Higher Consciousness is a Grow series that explores the transcendental nature of cannabis and how it can be incorporated into a wellness routine.
Written by Aleksi Hupli, a Finnish PhD student on a transformative journey from a drug policy conference in Vancouver to a guided cannabis ceremony in the Canadian Rockies.
I arrived in Vancouver to give a presentation at the 12th International Society for the Study of Drug Policy conference on an unpublished academic paper dealing with micro-dosing psychedelics on Youtube.
The three-day conference was understandably packed with cannabis-related talks, starting from the first keynote reflecting the situation in Uruguay and ending with a cannabis workshop.
I chose to extend my first-ever visit to Canada, a country I knew mostly from being a huge hockey fan growing up in Finland. I wanted to learn more about the historic Bill C-45 as Canada moves towards legal sales of recreational cannabis.
I spent about a week interviewing various people in Vancouver, such as Jodie Emery from Cannabis Culture, Craig Ex from Cannabis Life Network, as well as Scott Bernstein from the Canadian Drug Policy Coalition, on what makes “BC bud” and drug policy in Vancouver so special.
At the encouragement of my presentation’s co-author, I met with Stephen Gray, a man who literally wrote the book on Cannabis and Spirituality together with several others.
During our conversation in Gray’s home, he mentioned he was going to give a four-day workshop titled “Journey to Spiritual Awakening. Green Creativity and Spirituality Circle,” at a retreat centre called The Sentinel, up in the Canadian Rockies.
Before I knew it, I was saying goodbye to Vancouver and joining Florence, The Sentinel’s Director of Programming, and her boyfriend on an over eight-hour car ride through some stunning scenery heading towards The Sentinel, located near a town called Kaslo on Kootenay Lake.
The workshop started the evening we arrived.
Gray shared his memories as a former student of the late-Tibetan Buddhist meditation master Chögyam Trungpa Rinpoché, who was no stranger to substances like alcohol and psychedelics, as he tried to understand the inner workings of the Western mind.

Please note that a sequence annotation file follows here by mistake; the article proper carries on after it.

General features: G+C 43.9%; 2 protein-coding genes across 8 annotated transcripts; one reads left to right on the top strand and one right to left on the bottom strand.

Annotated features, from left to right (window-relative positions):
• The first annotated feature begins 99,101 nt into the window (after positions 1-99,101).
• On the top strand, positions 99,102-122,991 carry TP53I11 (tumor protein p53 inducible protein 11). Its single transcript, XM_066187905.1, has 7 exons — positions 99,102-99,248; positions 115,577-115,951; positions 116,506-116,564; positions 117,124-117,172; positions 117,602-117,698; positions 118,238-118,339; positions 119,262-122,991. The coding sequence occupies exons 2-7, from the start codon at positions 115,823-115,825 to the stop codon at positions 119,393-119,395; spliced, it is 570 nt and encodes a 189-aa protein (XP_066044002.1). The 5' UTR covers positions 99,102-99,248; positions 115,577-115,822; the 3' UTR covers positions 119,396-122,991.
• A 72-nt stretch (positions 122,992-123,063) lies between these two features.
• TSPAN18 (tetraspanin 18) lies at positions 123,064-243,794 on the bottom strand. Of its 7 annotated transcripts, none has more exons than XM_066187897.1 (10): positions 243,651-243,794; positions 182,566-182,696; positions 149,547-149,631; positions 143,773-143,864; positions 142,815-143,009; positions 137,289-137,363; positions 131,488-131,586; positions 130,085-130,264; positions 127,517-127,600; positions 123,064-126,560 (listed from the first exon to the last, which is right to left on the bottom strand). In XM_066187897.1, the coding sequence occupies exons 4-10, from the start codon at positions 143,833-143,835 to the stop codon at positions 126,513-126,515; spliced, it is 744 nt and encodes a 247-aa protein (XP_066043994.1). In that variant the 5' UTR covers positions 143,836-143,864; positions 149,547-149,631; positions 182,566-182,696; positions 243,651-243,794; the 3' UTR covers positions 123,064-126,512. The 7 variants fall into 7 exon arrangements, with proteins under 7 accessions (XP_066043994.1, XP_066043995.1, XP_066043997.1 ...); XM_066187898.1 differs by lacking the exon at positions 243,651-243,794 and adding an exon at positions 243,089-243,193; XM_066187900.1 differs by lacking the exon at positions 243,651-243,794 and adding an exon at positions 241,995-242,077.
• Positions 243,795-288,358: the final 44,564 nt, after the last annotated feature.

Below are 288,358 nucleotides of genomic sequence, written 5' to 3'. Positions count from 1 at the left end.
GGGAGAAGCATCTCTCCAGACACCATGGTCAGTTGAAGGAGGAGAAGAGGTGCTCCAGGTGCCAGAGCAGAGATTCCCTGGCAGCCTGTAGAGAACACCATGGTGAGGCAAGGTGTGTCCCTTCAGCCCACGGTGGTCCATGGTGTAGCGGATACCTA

He also shared his thoughts about cannabis as “a spiritual ally.” In his book, he calls it “the people’s plant/psychedelic.”
Till then, I would say my relationship with cannabis has not been very spiritual. Though I spent the last 5 years in Amsterdam doing “fieldwork,” I was intrigued with the possibility of diving deep into my inner world with cannabis in a ceremonial setting.
It’s difficult to speak about spirituality without sounding too “New Age,” but on-going research at the Johns Hopkins School of Medicine in Baltimore has shown that psilocybin (the active compound in “magic mushrooms”) can reliably induce powerful “mystical-type experiences,” and brings the connection between our neurochemistry and spirituality to the forefront of science of consciousness.
The researchers themselves do not tend to reduce psychedelic experiences only to the workings of brain receptors and neurotransmitters, as they give close attention to the setting or the environment where the experience takes place.
Acknowledging that spirituality and religion could have a neurobiological basis, in my view, only adds to the mystery of consciousness. A subject argued in a paper published in Neuroscience and Biobehavioral Reviews.
Ceremony day at The Sentinel started with an amazing breakfast prepared by Richard Kay, one of the retreat’s co-founders.
Another co-founder, Gillian Maxwell, participated in the ceremony together with a handful of guests who mostly arrived the night before.
Maxwell has a long career in drug policy reform, starting from advocating for INSITE, the first supervised injection room in North-America and continuing to be the Acting Chair of MAPS Canada (Multidisciplinary Association for Psychedelic Studies).
The day-long ceremony, led by Gray together with an assistant, included a small cannabis edible in the beginning, joined by few puffs of “Sweet Jesus” about an hour and a half after ingesting the treat, but also (among other things) sitting meditation, yoga asanas and stretches, “om” chanting, and listening to music in the acoustically and visually beautiful “Maloca,” a traditional long-house that had been finished practically the day before.
The well-structured ceremony, together with the group’s dynamics, and the surrounding mountains made the inner experience more powerful than I had experienced before using only cannabis.
It is hard to go into detail about the experience. How can one explain what it’s like to become one with the universe or having your ego dissolved as the boundaries between “you” and the rest of the world becomes temporarily blurred?
I have to say that my already close connection with this plant, and those working with it, received another layer of respect and deep gratitude during the ceremony at The Sentinel.
The power and abilities of this plant are difficult to overestimate. Just imagine the influence it had in the last century as whole Nation States built complex regulations and treaties, aimed at plucking it out from the earth’s soil like any other useless “weed,” and in spite of these efforts, has proliferated and spread even wider than before.
My hope is that Canada’s new approach to cannabis, regardless of being driven in-part by financial motives that originally made its use a criminal act, will set a positive example to the rest of the world and mark the beginning of a new era. An era in which inner space exploration with various plant and other allies is valued as much, or even more, as outer space exploration.
Pioneering inner space launch sites, such as The Sentinel, are leading the way in this search for higher consciousness.